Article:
Last night I hit the focus hold button in order to lock focus on a subject. When the camera went into MF mode the focus peaking feature automatically kicked in and the red (color I chose) surrounded the subjects that were in good focus. If a subject moved out of red zone I knew it was time to refocus.

An EVF means not having to upset the people behind you that are trying to watch the show. There are plenty of times we need to make control changes on the menu. With a non-EVF camera that means bringing on the 3 inch screen on the back of the camera and that means intruding into the darkspace of the show. The people around you now have an extra, peripheral stimulant to distract them from the action on the stage. Not so with an EVF. Hit the menu button with the camera held up to your eye and you can change menu settings or review images without spilling light out of the camera and creating visual stink for your seat neighbors. Truly a camera implementation with manners...

The same viewfinder qualities that make the Sony a superb theater camera also apply for all other EVF enabled cameras, such as the Olympus OMD EM-5, the Panasonic GH3 and even my little Canon SX40 IS.

But what makes the Sony perfect for me is the wonderful sensor inside the camera. It shoot well at higher ISOs, just like the Canon and the Nikon's do but it has one more trick up the sleeve that neither of the more primitive, traditional, conservative cameras have: It can do image stabilization with every lens you stick on the front of the machine because the IS is on the imaging chip.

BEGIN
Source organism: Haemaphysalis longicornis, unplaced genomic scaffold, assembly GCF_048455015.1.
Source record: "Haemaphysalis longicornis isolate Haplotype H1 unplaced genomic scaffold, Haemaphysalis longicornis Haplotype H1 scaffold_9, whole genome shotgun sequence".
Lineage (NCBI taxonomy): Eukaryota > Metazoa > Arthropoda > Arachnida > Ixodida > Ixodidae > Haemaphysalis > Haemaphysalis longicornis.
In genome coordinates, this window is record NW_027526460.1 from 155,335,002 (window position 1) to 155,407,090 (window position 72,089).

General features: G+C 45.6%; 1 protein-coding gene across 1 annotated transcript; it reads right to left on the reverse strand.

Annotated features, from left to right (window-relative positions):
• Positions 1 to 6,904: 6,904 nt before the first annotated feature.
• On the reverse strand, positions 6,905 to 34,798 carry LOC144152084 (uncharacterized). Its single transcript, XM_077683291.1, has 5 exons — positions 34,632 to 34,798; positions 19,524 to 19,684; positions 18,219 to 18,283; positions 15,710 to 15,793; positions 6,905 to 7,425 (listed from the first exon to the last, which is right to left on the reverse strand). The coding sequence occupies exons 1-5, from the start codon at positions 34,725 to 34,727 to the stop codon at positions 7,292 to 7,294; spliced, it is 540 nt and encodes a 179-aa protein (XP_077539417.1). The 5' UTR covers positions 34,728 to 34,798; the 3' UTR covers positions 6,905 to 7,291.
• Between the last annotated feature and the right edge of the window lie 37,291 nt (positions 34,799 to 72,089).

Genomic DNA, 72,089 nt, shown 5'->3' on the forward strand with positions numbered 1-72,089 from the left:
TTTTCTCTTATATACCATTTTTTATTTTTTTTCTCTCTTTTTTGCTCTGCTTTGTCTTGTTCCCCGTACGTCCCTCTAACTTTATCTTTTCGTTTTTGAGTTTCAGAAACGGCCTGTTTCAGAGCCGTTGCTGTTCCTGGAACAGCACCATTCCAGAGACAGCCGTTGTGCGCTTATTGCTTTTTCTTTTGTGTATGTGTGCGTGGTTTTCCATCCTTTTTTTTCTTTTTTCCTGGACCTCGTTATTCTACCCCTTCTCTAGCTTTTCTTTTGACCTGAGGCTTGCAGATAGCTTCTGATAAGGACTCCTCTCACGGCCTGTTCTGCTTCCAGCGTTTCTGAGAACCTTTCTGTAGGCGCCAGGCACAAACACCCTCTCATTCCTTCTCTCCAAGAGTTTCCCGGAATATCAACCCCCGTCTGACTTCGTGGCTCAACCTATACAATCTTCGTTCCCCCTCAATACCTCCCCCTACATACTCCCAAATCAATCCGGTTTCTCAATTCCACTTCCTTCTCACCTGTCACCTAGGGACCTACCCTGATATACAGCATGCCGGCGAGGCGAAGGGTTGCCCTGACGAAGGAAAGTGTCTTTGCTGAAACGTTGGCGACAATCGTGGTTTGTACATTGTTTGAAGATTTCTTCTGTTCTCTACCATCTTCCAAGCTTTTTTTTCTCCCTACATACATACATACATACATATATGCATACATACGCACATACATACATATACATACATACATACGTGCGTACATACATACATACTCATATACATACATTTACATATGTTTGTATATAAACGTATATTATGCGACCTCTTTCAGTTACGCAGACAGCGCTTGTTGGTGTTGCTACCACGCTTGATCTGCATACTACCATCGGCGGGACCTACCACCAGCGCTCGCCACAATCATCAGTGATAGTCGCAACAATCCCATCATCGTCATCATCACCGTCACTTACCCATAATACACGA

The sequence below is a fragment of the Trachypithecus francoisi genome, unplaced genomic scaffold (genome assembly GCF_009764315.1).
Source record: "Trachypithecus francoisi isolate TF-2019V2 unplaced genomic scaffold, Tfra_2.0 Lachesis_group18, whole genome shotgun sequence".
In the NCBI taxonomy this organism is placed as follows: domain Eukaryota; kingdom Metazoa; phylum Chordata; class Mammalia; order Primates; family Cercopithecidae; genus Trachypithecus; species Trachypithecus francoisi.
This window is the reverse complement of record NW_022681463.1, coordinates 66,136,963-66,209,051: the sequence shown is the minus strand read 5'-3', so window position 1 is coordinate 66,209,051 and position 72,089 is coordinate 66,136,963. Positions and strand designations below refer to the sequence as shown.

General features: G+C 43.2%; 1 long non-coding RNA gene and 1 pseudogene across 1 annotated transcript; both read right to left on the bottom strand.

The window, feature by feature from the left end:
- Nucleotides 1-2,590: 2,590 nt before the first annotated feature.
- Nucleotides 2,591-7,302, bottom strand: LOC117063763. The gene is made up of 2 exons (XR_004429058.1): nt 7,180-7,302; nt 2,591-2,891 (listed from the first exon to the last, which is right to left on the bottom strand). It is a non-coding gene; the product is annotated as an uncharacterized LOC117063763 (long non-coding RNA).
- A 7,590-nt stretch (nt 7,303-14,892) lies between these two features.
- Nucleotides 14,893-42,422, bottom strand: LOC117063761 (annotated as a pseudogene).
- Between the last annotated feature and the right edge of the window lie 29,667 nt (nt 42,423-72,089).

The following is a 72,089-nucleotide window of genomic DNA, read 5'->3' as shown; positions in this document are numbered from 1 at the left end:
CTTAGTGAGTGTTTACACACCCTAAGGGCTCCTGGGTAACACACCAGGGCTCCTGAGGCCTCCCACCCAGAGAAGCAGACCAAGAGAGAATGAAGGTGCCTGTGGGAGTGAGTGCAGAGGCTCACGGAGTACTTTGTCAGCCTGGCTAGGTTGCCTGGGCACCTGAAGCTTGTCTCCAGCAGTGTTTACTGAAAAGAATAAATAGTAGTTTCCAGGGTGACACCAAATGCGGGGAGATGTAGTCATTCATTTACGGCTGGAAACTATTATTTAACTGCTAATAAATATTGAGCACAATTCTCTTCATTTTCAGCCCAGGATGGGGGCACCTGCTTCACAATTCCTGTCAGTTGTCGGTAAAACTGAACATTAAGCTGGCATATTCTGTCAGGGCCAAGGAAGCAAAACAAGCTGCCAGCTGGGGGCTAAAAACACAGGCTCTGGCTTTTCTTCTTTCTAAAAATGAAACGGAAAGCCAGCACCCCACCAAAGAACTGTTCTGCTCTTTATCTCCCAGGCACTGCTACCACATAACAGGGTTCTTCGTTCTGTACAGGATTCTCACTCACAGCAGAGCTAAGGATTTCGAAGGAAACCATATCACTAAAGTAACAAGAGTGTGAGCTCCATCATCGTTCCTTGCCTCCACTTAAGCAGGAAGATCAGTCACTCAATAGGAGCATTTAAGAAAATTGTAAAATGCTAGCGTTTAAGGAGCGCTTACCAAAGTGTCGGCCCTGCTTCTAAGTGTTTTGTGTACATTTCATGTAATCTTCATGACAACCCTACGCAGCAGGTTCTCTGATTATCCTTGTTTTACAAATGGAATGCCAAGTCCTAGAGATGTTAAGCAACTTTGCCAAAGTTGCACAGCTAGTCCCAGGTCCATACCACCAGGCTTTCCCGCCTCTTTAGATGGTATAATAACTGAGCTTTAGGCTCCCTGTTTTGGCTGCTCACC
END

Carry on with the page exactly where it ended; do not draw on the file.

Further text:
Now my Rokinon 85mm 1.5 and my Rokinon 35mm 1.5 are both image stabilized and with focus peaking and in-finder focus magnification it makes the totally system the most accurate and fastest to use system for taking advantage of a giant selection of manual focus lenses. Pretty amazing.

Great Sensor, Much more useful and flexible finder, IS with all lenses, Great handling.  I'm trying to think of any downside to the big Sony flagship in regards to shooting live theater on the stage and I can only think of one thing that gets trotted out with regularity: Battery Life.

The big hit on the Sony is the idea that you'll only get about 400 exposures on a freshly charged battery. All depends on how you use the camera. Last night I shot 1198 images on one battery with 32% charge remaining at the end. Not so bad. Certainly good enough for me. But just in case I do keep an extra in my pocket...

I'm not saying the a99 is the best all around camera in the world, only the best live theater camera. Now, if I only had the 300mm 2.8G....

A very interesting mix of Live Theater, Still Photography and Video. How big is big?

Image from Zach Scott Production. 

Everything changes all the time. When I first started photographing for Zachary Scott Theater we used medium format cameras and black and white film. The reason? None of the local newspapers, magazines or tabloids ran stuff in color. Color film was slow and grainy and hard to use under mixed stage lights. But with quick reflexes and some darkroom work the medium format Tri-X film could produce nice prints for the media. Last night some of dress rehearsal documentation was done with two pint sized Sony Nex 7 cameras.

While the theater has used projectors for quite some time the show, Mad Beat Hip and Gone, is the first production we've done that uses screens of this size (over 30 by 30 feet) and so ubiquitously integrates video and still photographic imagery into the DNA of the play.  The image above shows the size of the screen in relation to the actors very well.